What Makes a Great Electric Guitar?
First and foremost, they sound superb. That’s mainly a result of two factors: quality construction and top-of-the-line pickups.
Great electric guitars are made with precision and care. They have much more human attention than the mass-produced models you can get for under $500.
Tone can be changed by the smallest of things. Sometimes, it means not putting paint or finish between the bridge and the body wood. Other times it can be the secureness with which the neck is attached, or the type of attachment used.
These great guitars are crafted with all these small variables in mind, focusing detail on every facet of construction to ensure a guitar that sounds as good as possible.
Their pickups in the best electrics are also much better than the run-of-the-mill factory-wound you find in beginner guitars. They’re made with precision with the highest qualities for the purest sound to reflect the sonic characteristics of your guitar’s tonewoods. Check here for a rundown of how and why pickups make your tone.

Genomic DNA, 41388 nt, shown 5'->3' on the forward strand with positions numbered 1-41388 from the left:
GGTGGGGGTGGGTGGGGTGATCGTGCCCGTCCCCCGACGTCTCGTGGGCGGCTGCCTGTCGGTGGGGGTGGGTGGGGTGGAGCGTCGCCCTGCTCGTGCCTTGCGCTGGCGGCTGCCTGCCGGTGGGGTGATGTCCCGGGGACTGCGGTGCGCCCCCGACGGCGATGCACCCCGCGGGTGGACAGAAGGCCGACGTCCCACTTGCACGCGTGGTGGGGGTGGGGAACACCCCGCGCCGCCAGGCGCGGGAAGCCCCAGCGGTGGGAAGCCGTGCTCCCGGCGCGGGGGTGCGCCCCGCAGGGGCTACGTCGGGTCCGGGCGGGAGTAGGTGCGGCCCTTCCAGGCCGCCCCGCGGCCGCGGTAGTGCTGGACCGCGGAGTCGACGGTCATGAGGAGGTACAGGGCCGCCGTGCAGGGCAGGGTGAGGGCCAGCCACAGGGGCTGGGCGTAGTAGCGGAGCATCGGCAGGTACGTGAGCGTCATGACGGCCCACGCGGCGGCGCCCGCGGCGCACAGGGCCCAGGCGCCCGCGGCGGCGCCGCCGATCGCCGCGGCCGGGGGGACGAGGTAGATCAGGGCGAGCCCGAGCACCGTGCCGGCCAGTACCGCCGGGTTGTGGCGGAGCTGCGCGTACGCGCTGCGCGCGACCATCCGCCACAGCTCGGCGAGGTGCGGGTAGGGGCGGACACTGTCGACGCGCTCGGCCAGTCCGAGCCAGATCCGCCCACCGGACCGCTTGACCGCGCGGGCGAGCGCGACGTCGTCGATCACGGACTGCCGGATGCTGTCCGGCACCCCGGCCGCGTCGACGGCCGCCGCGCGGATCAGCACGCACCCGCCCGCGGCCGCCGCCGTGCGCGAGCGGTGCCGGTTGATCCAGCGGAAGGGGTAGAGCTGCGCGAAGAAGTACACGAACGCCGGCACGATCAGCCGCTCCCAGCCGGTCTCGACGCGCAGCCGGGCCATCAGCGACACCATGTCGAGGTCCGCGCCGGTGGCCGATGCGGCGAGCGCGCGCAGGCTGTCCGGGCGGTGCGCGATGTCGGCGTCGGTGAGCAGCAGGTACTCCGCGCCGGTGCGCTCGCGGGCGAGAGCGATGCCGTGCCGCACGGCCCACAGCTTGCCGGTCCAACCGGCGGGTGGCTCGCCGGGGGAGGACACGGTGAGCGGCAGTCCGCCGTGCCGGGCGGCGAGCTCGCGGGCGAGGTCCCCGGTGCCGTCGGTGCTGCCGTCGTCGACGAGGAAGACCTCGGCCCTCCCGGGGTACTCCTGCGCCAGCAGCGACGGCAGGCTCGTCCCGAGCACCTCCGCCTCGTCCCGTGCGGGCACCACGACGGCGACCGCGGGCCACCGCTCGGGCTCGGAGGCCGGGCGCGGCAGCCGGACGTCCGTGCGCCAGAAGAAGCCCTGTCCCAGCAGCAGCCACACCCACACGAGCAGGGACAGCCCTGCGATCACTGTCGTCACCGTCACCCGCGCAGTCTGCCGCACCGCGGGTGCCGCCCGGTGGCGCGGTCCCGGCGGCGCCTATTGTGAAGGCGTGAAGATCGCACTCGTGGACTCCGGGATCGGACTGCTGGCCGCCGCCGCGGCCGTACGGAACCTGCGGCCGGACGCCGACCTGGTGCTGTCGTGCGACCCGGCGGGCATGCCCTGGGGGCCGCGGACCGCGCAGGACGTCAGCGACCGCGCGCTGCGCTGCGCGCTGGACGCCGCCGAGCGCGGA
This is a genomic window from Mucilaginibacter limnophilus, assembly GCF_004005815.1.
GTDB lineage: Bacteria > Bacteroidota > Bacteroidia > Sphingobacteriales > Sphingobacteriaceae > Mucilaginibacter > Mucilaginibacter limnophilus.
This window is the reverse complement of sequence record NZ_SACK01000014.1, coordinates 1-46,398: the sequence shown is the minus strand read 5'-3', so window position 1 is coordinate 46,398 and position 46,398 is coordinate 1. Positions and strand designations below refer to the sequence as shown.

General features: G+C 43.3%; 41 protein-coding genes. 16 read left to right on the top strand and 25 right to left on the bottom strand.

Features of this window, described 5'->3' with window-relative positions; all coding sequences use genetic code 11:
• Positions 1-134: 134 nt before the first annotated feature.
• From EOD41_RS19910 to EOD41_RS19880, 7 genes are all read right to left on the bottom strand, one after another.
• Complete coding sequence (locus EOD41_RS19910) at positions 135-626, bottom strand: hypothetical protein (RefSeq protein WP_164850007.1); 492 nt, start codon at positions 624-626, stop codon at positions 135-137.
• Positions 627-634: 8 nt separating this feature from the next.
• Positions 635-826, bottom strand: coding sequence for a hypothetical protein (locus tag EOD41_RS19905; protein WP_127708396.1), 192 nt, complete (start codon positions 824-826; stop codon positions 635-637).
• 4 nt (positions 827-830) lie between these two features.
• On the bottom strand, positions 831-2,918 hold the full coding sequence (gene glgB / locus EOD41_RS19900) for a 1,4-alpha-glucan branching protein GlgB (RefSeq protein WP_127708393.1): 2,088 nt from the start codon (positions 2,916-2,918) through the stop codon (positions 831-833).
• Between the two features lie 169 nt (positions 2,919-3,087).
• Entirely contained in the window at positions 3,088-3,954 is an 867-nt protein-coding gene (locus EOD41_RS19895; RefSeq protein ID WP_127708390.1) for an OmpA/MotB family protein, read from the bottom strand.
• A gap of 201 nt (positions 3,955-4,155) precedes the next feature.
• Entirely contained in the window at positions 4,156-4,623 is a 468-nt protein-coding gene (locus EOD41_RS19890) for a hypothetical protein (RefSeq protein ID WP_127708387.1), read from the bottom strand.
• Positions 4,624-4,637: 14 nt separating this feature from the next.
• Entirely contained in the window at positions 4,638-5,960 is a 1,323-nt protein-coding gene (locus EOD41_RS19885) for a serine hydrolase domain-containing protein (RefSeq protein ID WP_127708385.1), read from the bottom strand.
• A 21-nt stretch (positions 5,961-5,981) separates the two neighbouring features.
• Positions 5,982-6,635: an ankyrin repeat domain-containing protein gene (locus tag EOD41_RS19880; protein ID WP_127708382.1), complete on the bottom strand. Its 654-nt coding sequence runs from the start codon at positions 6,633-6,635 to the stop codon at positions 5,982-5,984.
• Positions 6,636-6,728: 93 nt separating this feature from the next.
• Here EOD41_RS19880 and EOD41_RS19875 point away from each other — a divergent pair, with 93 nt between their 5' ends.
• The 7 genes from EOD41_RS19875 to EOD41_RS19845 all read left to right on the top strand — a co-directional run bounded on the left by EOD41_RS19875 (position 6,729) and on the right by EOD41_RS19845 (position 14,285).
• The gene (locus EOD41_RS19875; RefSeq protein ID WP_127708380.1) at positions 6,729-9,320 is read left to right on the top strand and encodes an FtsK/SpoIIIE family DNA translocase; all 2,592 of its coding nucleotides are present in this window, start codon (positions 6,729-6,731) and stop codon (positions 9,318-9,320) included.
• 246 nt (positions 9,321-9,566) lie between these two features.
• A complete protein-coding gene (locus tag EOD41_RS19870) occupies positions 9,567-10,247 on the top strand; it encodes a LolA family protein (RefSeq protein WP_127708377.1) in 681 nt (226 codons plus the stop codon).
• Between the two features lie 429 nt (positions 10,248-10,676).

The bottom line is attention to detail. Manufacturers put hours more care into crafting high-quality instruments than they do to the machine-built models you get for a couple hundred bucks.
What Should You Look for in a Guitar Under $2000?
The first thing I recommend is to pay mind to how the guitar feels for you. A guitar in this price range will be a life-long companion.
Take as long as you need to get to know the guitar in and out. What does your instinct say? Is it too big? Too small? Too heavy or light? Does it fit your body like a glove or is it awkward and unwieldy for you?
The last thing you want to do is drop a couple grand on a high-value instrument only to realize a few days in that you don’t love to play it.
That’s the key here. You should love this instrument. It should fill you with joy and passion when you play it. A guitar at this price point should be like a soulmate.
Of course, playing feel isn’t all there is to it. Don’t walk out of that shop before you’ve heard it under your own fingertips. If it feels right but it’s voice doesn’t suit you, your relationship is bound to falter.
Try it with a slew of tone knob adjustments and playing in every style you know. Make it sing for you, and if you can’t, this isn’t the guitar you want to spend so much money on.